This nomad enjoyed listening to the history of the Pantheon and surprising facts of its structure on her phone with a free app, available here.
I visited the Pantheon twice, once during the day and once on a rainy evening. While it was great to explore inside, it was equally amazing to relax with a glass of wine and watch young couples dance and take shelter under the facade as the Italian rain came down with fury. Truly a special place, with so much human intensity about it!
5. Trevi Fountain
While not as dramatic, the Trevi Fountain is up there with the Colosseum for the title of the most famous attraction of Rome. This fountain casually occupies the whole area of smallish Poly Palace.
Of course, this is one of the best examples of Roman Baroque, where the romantic scene of the film “La Dolce Vita” by Federico Fellini unfolds. By the way, do not try to repeat the night swimming from the film. At night, apparently, the fountain is turned off, and the water flow ceases to the delight of ageing locals. The pool becomes empty, to be filled again in the morning.
6. Piazza Navona
Piazza Navona is one of the largest, most beautiful and memorable squares in Rome. The oval imitates the shape of the ancient stadium of Domitian, which was situated here in the first century BC.
Today, you’ll find two fountains on each side of the Piazza. These are the work of Lorenzo Bernini. Have a look at St. Agnes Church, which was built according to the designs of Francesco Borromini, a rival to Bernini.
In the days before Christmas, Piazza Navona turns into noisy fair, where souvenirs, cotton candies and delicious cakes will entice you. All year round, however, you’ll find the Piazza alive with wonderful food and wine until late into the evening. Certainly something to see, but cost conscious nomads may want to eat a few streets away.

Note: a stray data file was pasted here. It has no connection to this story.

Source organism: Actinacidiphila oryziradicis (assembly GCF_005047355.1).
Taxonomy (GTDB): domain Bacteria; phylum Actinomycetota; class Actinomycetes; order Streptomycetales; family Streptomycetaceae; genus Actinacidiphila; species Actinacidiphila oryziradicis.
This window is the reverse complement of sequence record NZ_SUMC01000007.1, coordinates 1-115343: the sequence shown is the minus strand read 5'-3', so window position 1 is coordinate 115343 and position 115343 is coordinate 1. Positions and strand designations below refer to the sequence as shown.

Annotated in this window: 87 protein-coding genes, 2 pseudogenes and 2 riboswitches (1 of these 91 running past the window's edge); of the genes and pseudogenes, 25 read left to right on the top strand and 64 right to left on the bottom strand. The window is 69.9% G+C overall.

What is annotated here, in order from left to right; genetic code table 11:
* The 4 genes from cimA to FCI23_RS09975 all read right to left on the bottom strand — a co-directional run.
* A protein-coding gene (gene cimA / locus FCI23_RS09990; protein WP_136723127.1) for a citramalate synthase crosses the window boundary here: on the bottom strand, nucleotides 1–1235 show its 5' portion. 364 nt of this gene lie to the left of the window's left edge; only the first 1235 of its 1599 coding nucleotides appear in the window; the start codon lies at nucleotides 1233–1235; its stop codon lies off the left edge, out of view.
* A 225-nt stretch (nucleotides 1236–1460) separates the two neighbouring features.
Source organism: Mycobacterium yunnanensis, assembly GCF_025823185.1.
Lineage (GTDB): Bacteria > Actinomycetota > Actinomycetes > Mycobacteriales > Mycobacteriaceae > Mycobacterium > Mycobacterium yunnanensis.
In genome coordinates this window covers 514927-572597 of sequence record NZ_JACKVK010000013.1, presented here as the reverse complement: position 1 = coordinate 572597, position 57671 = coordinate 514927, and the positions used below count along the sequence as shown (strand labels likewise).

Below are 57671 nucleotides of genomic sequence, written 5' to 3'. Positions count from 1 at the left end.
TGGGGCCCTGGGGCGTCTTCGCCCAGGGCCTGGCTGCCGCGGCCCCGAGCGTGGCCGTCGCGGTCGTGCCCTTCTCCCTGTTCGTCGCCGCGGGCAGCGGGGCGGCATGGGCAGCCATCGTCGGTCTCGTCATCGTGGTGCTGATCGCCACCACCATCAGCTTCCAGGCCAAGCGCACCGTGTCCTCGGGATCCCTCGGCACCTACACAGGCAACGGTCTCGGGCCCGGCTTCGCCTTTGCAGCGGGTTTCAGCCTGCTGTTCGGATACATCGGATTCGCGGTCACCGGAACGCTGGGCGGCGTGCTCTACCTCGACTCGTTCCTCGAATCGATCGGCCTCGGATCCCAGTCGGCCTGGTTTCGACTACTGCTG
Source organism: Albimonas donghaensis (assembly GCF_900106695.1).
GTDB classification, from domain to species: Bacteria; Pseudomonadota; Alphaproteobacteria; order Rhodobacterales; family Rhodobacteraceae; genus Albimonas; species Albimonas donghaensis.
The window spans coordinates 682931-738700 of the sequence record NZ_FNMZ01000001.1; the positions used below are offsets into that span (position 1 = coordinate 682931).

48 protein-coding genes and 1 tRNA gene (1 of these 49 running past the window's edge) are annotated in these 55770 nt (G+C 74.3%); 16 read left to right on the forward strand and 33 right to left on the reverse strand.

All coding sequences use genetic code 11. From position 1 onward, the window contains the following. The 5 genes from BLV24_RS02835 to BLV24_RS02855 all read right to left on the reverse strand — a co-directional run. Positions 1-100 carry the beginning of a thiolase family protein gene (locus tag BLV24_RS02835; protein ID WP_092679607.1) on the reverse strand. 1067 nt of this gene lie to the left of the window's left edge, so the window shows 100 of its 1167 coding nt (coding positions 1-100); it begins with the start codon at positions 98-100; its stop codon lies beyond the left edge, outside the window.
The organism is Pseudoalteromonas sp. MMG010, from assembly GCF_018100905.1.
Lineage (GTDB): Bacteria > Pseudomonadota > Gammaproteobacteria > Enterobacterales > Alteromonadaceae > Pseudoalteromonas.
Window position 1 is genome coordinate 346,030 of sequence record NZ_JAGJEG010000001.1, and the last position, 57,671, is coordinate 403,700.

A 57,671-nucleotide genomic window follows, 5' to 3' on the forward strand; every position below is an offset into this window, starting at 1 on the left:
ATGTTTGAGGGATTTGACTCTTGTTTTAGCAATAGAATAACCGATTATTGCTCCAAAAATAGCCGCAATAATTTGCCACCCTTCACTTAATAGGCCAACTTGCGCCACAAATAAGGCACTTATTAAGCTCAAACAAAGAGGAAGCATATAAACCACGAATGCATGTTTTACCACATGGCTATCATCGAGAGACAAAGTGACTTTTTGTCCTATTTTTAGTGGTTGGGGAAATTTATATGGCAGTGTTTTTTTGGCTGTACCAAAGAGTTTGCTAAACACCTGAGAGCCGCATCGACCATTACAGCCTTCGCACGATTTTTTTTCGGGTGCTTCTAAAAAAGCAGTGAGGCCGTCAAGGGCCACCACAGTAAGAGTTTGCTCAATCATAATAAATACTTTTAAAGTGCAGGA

7. St. Peter’s Cathedral
Technically, you are no longer in Rome (and even in Italy) as the Vatican is an independent state. However you will see no signs of a border, except perhaps a thin crowd demarcation that separates the two countries.
Here, in Piazza San Pietro you will find the basilica having the same name – one of the largest and most impressive religious structures in the world. Admission is free, but do not forget that it is a functioning church, so shorts, mini-skirts and bare shoulders are inadvisable.
Inside St. Peter’s Basilica there are numerous works of art, and among them “Pieta” by Michelangelo.
The view from the Basilica’s dome (pictured) is a must. You are allowed to climb to the top for an extra fee.
Image credit: TrepTowerAlex
8. The Spanish Steps (Piazza di Spagna)
The famous Spanish Steps are crowned by a wonderful church. Romans are fond of sitting here while daydreaming, making this a meeting place of sorts for romantics.
This isn’t new. These steps have attracted artists, painters and poets; and along with them “many beautiful women, hoping perhaps to be taken as models“. Inevitably, rich Romans and generations of travelers have followed. The pattern repeats today. Worth seeing!
9. Hungry? See yourself to a classic Italian dish…
As we are coming to the last point of our Roman journey, you must be filled with historical beauty and ready for something to eat? Our suggestion? Duck away from the crowds and seek out this authentic local restaurant, lost in the seclusion of a quiet courtyard street (Via Tribuna di Campitelli 18 – 00186 Roma).
Enjoy! (the handmade pasta is good)
What are your friendly tips? Don’t be shy. Let us know by leaving a comment below.